- WIN Waste Innovations released its first sustainability report Monday, highlighting the 6.4 million tons of waste it processed through combustion facilities as well as expanding material recovery capabilities. The company reported handling 11 million tons of waste overall from 109,000 customers in 2022.
- WIN's report includes new details about its materials recovery rate in 2022, with roughly 354,000 tons of paper, plastic and metals recycled at its two MRFs and 133,000 tons of metal recovered from ash.
- The company also reported generating 3.3 million megawatt-hours of energy from its facilities. The report said every ton of waste it processed at those facilities avoided up to 2.1 tons of carbon dioxide-equivalent emissions by recovering energy instead of allowing the waste to emit methane and other gases in landfills.
The New Hampshire-based company, which debuted in 2021 following the merger of Wheelabrator Technologies, Tunnel Hill Partners and other companies under a division of private equity firm Macquarie, is looking to tout its ESG bona fides as many of its public and private competitors release their own reports.
Allia Saydjari, WIN's senior director of sustainability, said the company’s first report has been in the works for several years. "It takes a lot of tracking and visibility into the business to be able to put together a comprehensive review of your sustainability strategy," she said.
Saydjari declined to disclose specific targets the vertically-integrated waste company has for sustainability, but she said it was tracking Scope 1 and 2 greenhouse gas emissions in addition to its publicly-released metrics. She said WIN may disclose public targets in future reports.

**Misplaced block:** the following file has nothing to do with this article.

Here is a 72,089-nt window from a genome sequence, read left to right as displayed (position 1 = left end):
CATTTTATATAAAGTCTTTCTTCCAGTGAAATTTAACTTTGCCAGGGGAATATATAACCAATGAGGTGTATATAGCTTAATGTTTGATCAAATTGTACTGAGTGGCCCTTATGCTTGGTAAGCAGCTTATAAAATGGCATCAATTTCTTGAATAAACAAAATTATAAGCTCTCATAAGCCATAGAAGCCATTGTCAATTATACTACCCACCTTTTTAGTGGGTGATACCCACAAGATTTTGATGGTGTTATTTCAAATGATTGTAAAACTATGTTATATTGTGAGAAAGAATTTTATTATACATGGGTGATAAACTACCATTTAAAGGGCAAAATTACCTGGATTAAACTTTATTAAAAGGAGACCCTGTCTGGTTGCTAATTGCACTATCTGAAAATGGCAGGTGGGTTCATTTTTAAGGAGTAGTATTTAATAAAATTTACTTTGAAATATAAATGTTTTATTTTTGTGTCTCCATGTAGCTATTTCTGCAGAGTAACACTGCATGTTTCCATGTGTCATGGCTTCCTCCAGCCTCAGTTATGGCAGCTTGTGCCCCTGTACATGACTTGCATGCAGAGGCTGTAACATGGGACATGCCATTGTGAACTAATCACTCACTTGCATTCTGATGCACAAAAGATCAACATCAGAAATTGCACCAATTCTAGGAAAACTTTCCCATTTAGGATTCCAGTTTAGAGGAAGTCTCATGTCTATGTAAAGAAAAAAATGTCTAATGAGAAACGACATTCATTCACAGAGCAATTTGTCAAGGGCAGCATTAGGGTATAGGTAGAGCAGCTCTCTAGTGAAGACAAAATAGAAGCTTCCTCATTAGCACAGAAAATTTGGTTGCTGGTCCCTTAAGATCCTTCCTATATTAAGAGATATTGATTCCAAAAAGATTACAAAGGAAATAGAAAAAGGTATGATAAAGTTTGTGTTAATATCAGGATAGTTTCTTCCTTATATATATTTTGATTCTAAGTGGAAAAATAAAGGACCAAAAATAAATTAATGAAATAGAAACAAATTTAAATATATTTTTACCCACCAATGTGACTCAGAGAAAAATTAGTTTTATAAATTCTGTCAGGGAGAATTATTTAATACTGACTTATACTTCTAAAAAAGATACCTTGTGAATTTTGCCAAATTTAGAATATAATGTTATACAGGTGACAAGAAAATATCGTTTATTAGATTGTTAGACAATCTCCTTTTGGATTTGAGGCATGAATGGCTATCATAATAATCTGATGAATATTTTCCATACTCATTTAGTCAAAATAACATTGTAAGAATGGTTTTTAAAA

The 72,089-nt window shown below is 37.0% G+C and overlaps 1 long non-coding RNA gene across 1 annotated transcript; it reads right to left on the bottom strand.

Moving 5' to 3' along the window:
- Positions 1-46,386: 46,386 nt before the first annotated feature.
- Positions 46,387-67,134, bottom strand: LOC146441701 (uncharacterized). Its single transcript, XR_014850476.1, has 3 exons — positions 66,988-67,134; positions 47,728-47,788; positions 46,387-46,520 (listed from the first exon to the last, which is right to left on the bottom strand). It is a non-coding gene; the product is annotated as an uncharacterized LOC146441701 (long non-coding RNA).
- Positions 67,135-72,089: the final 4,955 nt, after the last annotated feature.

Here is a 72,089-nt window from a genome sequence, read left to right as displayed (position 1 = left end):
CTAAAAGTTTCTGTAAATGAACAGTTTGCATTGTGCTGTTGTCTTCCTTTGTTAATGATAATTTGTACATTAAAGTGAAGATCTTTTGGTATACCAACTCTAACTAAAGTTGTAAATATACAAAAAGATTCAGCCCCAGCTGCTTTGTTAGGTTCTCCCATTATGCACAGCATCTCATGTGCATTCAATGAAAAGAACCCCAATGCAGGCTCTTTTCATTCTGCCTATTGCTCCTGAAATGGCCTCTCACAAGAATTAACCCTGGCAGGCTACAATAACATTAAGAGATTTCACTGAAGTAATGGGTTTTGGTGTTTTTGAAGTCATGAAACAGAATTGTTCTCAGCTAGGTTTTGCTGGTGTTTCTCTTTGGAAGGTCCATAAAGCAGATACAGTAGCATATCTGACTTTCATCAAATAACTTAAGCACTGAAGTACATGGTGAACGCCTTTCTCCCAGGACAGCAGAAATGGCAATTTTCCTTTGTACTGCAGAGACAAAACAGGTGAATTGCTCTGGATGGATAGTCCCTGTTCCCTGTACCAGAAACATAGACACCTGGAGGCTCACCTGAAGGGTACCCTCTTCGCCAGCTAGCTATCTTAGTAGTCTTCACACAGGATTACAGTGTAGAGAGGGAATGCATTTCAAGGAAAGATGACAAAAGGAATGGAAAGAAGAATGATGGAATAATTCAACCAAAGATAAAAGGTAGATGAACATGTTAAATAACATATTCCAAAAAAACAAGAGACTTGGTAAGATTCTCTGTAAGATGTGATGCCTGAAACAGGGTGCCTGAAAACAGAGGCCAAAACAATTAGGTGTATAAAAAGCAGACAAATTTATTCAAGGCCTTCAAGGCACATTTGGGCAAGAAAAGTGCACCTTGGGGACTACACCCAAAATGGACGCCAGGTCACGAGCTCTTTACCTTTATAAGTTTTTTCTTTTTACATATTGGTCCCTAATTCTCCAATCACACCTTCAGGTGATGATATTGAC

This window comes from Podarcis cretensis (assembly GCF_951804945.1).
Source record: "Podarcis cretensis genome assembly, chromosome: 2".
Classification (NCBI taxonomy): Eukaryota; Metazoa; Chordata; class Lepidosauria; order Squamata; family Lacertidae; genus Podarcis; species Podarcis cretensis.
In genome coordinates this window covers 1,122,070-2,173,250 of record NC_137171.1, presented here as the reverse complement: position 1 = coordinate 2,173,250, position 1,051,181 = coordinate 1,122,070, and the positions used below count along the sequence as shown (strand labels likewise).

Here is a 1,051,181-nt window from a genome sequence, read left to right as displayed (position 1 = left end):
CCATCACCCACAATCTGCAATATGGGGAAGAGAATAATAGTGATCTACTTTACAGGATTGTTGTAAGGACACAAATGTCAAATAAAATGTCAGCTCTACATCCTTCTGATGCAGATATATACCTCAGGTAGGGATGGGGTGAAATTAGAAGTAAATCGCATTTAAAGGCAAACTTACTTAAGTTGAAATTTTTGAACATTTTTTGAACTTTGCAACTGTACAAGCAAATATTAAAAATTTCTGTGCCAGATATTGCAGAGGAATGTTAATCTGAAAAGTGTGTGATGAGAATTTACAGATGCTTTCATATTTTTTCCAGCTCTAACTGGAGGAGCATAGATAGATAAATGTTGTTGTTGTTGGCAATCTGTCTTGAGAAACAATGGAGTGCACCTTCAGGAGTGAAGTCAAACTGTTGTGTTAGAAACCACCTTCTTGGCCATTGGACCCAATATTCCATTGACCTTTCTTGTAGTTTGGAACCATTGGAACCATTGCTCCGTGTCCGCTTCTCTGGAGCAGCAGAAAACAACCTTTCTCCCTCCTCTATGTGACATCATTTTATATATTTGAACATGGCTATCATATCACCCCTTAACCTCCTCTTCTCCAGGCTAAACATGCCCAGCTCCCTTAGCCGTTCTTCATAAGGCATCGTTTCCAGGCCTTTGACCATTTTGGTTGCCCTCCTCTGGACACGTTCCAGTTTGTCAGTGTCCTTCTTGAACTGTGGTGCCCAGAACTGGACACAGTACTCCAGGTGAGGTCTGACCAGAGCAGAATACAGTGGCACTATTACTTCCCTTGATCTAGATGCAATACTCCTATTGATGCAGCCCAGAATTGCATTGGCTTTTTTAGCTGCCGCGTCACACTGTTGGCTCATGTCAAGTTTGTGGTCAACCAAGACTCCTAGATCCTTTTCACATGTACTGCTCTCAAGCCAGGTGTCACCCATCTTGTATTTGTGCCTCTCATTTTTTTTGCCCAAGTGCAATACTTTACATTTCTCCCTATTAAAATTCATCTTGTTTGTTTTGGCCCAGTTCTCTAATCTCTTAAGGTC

"We're still a very young company,” Saydjari said. “As we mature and grow in that reporting and build out more infrastructure, we'll be in a place where we can look to include that in the future.”
On transportation, often a key source of Scope 1 emissions, WIN is leveraging its industry-largest rail transfer portfolio, a mode of transportation that typically produces fewer emissions than road and waterborne freight. Saydjari said the company is also open to opportunities to run zero-emission vehicles.
WIN is also making investments to improve the sustainability of its existing waste facilities. The company touted $100 million that it has invested in sulfur removal technology at its Ohio landfills over the last two years, which CEO Bob Boucher previously acknowledged was partially in response to community concerns over how the assets were managed under prior ownership.
WIN has also spent $48 million on air pollution controls and water consumption upgrades at its "renewable facilities," including upgrades at its Baltimore plant to address new emissions control requirements.
Saydjari said she sees continued opportunity for investment in materials recovery, particularly in metals that come from ash. The company is partnering with the University of Florida to explore the use of non-volatile ash as a road base. It’s also investing $80 million in infrastructure to enable gas-to-energy conversion, per the report.
"We have a really strong focus on recovering as many renewable attributes from the waste stream as possible, whether it's the recycling operations at our MRFs where we can sort materials and put them back into the manufacturing lifecycle, or whether it's the renewable energy creation and landfill diversion of some of those post-recycled waste streams as well," Saydjari said.
The report also mentioned that WIN has had a diversity, equity and inclusion council for multiple years and follows a roadmap to improve its efforts in that area. Saydjari mentioned the importance of safety to the company, which reported a total recordable incident rate of 1.99 in 2022, 13% below the previous year and below the level of larger industry peers.
WIN said it also recently received "high marks" from the Global ESG Benchmark for Real Assets, a common environmental certification for infrastructure. The standard has previously been a first step for ESG reporting at other Macquarie-owned companies like GreenWaste and LRS. Saydjari said she "hopes to achieve" additional third-party certifications as well in the coming years and may pursue a Task Force on Climate-related Financial Disclosures or SASB report.